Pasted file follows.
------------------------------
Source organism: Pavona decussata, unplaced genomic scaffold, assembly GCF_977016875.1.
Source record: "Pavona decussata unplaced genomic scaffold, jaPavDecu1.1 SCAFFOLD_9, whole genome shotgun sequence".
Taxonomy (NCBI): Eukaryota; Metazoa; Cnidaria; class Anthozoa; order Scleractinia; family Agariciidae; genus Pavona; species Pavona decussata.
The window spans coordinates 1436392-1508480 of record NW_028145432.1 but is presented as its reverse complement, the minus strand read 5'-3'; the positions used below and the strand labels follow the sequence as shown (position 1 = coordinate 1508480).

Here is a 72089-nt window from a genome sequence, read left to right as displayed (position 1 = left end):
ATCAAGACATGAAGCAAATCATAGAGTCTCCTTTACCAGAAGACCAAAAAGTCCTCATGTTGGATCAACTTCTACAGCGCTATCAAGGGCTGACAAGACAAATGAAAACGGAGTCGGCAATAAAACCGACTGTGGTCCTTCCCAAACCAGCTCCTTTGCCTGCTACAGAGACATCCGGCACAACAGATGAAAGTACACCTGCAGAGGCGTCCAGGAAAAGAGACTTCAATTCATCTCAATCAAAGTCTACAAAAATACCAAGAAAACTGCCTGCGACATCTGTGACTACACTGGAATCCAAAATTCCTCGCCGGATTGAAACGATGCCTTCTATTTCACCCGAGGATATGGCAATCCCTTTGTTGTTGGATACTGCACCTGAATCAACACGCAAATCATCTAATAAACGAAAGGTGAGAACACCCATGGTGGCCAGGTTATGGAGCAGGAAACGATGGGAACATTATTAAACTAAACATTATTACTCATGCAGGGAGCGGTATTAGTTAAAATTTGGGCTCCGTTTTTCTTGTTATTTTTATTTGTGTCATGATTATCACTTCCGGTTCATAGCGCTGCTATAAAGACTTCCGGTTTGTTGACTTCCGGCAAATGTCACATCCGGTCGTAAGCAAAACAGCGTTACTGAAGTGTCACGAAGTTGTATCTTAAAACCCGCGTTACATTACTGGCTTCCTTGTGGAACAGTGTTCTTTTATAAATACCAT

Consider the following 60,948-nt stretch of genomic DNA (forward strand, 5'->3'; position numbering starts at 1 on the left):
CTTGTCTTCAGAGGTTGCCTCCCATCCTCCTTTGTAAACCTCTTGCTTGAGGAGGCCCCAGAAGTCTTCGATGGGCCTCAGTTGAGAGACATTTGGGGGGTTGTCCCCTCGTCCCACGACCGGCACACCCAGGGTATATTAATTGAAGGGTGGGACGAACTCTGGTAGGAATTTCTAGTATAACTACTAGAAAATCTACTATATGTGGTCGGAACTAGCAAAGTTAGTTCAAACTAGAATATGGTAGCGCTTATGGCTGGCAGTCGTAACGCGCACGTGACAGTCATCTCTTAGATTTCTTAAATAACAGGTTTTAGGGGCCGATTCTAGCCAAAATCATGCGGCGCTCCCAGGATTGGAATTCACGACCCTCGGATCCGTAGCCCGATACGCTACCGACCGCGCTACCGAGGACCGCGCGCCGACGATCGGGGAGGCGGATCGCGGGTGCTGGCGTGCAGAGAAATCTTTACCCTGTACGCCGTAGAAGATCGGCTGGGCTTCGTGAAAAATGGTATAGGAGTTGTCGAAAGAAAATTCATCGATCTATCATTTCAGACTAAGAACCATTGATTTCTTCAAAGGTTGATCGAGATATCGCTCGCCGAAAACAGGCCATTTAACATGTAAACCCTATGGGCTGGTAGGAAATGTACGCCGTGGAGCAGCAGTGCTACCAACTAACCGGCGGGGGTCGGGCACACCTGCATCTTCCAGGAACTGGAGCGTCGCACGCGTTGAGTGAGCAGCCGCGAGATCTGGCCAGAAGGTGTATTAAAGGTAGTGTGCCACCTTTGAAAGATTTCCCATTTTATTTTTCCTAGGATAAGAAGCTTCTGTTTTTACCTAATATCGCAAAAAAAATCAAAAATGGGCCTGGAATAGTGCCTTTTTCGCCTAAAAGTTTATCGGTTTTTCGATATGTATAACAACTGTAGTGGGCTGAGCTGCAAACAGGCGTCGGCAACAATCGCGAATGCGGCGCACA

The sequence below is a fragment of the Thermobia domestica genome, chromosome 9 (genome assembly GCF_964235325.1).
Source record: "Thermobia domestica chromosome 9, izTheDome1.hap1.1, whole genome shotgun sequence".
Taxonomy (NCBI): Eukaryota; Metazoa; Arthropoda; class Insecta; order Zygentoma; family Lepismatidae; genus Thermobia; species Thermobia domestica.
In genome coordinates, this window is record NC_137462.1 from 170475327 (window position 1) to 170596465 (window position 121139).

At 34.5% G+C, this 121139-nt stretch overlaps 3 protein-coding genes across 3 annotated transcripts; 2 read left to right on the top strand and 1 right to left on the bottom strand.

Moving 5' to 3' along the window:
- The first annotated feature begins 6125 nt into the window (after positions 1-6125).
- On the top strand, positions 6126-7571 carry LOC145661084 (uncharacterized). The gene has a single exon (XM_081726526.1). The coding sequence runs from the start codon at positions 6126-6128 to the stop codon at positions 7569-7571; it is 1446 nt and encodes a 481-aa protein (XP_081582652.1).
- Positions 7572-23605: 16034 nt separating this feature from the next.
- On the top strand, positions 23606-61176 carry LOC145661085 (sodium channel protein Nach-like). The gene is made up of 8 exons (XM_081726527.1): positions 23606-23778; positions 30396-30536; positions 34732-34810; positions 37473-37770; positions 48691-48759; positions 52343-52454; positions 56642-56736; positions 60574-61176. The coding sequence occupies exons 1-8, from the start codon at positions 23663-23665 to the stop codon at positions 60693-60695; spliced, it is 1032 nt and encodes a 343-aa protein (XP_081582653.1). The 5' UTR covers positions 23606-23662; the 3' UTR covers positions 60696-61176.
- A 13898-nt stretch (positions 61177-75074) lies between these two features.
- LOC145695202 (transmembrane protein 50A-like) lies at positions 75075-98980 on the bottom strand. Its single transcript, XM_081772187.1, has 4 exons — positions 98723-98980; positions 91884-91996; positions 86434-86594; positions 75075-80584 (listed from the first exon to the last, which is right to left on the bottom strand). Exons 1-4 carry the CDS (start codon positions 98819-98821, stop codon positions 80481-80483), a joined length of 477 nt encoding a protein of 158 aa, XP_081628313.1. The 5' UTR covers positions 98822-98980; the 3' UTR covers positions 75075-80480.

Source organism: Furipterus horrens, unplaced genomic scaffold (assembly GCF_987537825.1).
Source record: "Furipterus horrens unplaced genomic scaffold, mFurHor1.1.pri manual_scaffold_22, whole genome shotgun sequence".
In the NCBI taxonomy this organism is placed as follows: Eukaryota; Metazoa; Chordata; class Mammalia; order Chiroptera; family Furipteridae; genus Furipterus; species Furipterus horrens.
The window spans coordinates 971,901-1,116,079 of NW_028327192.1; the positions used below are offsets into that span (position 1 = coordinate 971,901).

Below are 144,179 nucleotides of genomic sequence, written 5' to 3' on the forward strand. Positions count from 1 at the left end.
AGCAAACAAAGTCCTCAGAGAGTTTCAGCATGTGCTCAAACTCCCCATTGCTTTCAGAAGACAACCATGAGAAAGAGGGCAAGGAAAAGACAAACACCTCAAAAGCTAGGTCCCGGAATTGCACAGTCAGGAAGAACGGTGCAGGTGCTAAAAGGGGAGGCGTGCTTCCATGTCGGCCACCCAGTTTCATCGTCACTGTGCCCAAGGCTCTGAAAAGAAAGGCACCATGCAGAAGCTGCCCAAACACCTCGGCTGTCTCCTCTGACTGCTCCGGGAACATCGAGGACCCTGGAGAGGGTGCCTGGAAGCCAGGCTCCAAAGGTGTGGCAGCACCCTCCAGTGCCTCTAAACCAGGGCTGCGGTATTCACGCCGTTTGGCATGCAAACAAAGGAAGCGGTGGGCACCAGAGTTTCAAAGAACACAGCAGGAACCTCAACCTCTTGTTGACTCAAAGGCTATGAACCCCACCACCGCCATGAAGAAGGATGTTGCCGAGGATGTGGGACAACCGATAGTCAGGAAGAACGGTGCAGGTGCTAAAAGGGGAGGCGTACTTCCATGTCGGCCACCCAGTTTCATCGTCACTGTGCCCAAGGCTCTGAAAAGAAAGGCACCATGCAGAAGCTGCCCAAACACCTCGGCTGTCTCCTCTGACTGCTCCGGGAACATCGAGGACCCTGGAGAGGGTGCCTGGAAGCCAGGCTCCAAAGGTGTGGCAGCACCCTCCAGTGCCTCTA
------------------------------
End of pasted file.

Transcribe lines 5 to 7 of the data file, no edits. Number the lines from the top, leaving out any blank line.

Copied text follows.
Here is a 72089-nt window from a genome sequence, read left to right as displayed (position 1 = left end):
ATCAAGACATGAAGCAAATCATAGAGTCTCCTTTACCAGAAGACCAAAAAGTCCTCATGTTGGATCAACTTCTACAGCGCTATCAAGGGCTGACAAGACAAATGAAAACGGAGTCGGCAATAAAACCGACTGTGGTCCTTCCCAAACCAGCTCCTTTGCCTGCTACAGAGACATCCGGCACAACAGATGAAAGTACACCTGCAGAGGCGTCCAGGAAAAGAGACTTCAATTCATCTCAATCAAAGTCTACAAAAATACCAAGAAAACTGCCTGCGACATCTGTGACTACACTGGAATCCAAAATTCCTCGCCGGATTGAAACGATGCCTTCTATTTCACCCGAGGATATGGCAATCCCTTTGTTGTTGGATACTGCACCTGAATCAACACGCAAATCATCTAATAAACGAAAGGTGAGAACACCCATGGTGGCCAGGTTATGGAGCAGGAAACGATGGGAACATTATTAAACTAAACATTATTACTCATGCAGGGAGCGGTATTAGTTAAAATTTGGGCTCCGTTTTTCTTGTTATTTTTATTTGTGTCATGATTATCACTTCCGGTTCATAGCGCTGCTATAAAGACTTCCGGTTTGTTGACTTCCGGCAAATGTCACATCCGGTCGTAAGCAAAACAGCGTTACTGAAGTGTCACGAAGTTGTATCTTAAAACCCGCGTTACATTACTGGCTTCCTTGTGGAACAGTGTTCTTTTATAAATACCAT

Consider the following 60,948-nt stretch of genomic DNA (forward strand, 5'->3'; position numbering starts at 1 on the left):